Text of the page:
substring(Encounter.EncounterNumber,4,9) = EnctrAPR.EncounterNumber
where HSP# = 1
and InOutCode = 'I'
and ActualTotalCharge >0 
and AdmitSubService <> 'SIG'
and [DischargeDate - CCYYMMDD] between @StartDate and @EndDate
and Encounter.Age >= 18
INTERSECT -- OR EXCEPT
SELECT Encounter.EncounterNumber, substring(Encounter.EncounterNumber,4,9) as Acct,   
MedicalRecordNumber, [AdmitDate - CCYYMMDD] as AdmitDate, [DischargeDate - CCYYMMDD] as 
DischDate, DischargeDisposition, Encounter.Age, EnctrAPR.APRDRG, Age18, Age18To64, Age65
from EnctrAPR 
join Encounter on
substring(Encounter.EncounterNumber,4,9) = EnctrAPR.EncounterNumber
where HSP# = 1
and InOutCode = 'I'
and ActualTotalCharge >0 
and AdmitSubService <> 'SIG'
and [DischargeDate - CCYYMMDD] between @StartDate and @EndDate
and Encounter.Age >= 18

You could accomplish it this way, but I wouldn't recommend it. It's a bit of a brute force approach. To get only the records that are in EnctrAPR you could change your FROM EnctrAPR and use an inner join to Encounter.

SELECT Encounter.EncounterNumber, substring(Encounter.EncounterNumber,4,9) as Acct,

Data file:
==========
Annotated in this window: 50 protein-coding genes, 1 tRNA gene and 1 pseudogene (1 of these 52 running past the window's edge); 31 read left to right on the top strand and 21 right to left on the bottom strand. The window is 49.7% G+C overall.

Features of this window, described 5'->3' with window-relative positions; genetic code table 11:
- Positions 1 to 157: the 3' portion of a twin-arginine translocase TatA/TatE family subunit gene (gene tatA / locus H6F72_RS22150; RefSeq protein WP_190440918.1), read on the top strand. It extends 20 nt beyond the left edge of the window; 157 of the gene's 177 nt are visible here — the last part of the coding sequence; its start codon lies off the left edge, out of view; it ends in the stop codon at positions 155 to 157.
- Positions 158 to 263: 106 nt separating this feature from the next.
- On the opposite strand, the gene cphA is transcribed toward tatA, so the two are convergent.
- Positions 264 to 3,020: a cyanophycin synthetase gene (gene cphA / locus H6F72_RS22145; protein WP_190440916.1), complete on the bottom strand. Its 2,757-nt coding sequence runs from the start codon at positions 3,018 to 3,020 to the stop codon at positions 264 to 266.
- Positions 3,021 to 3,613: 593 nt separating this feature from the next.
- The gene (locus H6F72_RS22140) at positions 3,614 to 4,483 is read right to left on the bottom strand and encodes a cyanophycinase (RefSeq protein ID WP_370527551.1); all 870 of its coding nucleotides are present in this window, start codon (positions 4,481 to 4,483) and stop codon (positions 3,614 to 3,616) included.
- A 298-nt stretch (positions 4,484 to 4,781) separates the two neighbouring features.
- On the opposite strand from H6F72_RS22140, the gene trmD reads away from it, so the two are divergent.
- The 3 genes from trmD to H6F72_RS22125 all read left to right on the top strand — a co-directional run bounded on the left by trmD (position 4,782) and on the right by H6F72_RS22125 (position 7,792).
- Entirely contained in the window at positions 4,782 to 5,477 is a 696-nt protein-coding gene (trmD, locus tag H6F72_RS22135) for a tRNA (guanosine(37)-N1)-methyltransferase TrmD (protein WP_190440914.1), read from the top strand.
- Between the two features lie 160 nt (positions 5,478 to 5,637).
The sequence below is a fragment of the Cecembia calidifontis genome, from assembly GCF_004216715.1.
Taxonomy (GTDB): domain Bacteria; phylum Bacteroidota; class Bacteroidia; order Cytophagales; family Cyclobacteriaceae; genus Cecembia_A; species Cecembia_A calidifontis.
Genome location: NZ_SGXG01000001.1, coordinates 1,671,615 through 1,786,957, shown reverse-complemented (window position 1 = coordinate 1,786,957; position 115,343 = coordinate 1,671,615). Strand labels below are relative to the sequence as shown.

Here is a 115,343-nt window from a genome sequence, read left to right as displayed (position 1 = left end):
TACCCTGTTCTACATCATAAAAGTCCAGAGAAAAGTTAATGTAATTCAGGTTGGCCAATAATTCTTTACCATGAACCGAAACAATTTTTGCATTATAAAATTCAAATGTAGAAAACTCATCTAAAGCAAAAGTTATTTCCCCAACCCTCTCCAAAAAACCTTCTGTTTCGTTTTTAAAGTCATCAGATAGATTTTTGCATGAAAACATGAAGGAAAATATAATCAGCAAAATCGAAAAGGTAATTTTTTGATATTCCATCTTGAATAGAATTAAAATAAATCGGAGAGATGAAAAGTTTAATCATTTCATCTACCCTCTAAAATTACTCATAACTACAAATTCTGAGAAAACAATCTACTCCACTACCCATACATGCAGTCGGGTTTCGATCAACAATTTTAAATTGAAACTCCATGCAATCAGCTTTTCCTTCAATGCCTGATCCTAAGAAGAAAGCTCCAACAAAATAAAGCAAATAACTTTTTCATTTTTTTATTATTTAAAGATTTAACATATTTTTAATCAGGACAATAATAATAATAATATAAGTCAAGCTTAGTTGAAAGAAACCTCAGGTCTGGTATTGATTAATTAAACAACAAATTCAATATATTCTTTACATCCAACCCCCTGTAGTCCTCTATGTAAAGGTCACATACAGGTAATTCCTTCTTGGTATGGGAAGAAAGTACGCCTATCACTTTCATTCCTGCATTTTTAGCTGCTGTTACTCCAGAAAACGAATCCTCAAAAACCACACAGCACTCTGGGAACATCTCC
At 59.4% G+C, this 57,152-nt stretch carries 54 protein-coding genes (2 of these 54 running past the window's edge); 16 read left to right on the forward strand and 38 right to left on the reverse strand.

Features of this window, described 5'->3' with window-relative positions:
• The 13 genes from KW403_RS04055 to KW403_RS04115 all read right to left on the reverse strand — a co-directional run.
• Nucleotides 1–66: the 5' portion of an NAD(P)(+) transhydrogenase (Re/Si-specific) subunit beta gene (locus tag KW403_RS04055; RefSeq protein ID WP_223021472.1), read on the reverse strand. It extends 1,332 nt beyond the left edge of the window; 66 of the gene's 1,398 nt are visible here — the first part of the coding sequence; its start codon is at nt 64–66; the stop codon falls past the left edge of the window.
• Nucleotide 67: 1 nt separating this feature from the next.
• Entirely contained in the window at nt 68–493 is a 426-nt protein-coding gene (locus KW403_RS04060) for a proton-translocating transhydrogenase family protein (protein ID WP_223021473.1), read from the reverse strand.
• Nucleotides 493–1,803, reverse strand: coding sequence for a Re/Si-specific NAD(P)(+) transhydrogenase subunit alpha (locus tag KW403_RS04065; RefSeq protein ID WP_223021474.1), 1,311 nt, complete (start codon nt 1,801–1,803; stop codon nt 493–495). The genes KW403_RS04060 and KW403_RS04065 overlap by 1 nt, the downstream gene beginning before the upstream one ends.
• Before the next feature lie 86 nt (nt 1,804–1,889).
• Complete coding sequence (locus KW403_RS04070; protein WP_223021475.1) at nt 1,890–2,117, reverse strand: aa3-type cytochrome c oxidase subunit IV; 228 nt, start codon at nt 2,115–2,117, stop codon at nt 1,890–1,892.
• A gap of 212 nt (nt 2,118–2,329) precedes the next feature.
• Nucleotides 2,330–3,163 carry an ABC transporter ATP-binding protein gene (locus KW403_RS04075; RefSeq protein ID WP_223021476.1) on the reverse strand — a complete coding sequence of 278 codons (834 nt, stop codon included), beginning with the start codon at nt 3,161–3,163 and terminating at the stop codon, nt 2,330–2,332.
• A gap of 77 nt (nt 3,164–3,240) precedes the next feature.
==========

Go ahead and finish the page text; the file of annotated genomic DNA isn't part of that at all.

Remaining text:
MedicalRecordNumber, [AdmitDate - CCYYMMDD] as AdmitDate, [DischargeDate - CCYYMMDD] as 
DischDate, DischargeDisposition, Encounter.Age, EnctrAPR.APRDRG, Age18, Age18To64, Age65
from EnctrAPR 
join Encounter on
substring(Encounter.EncounterNumber,4,9) = EnctrAPR.EncounterNumber
where HSP# = 1
and InOutCode = 'I'
and ActualTotalCharge >0 
and AdmitSubService <> 'SIG'
and [DischargeDate - CCYYMMDD] between @StartDate and @EndDate
and Encounter.Age >= 18

To get only the records that don't exist in EnctrApr I'd use a left join:

SELECT Encounter.EncounterNumber, substring(Encounter.EncounterNumber,4,9) as Acct,   
MedicalRecordNumber, [AdmitDate - CCYYMMDD] as AdmitDate, [DischargeDate - CCYYMMDD] as 
DischDate, DischargeDisposition, Encounter.Age, EnctrAPR.APRDRG, Age18, Age18To64, Age65
from Encounter 
left outer join EnctrAPR on
substring(Encounter.EncounterNumber,4,9) = EnctrAPR.EncounterNumber
where HSP# = 1
and InOutCode = 'I'
and ActualTotalCharge >0 
and AdmitSubService <> 'SIG'
and [DischargeDate - CCYYMMDD] between @StartDate and @EndDate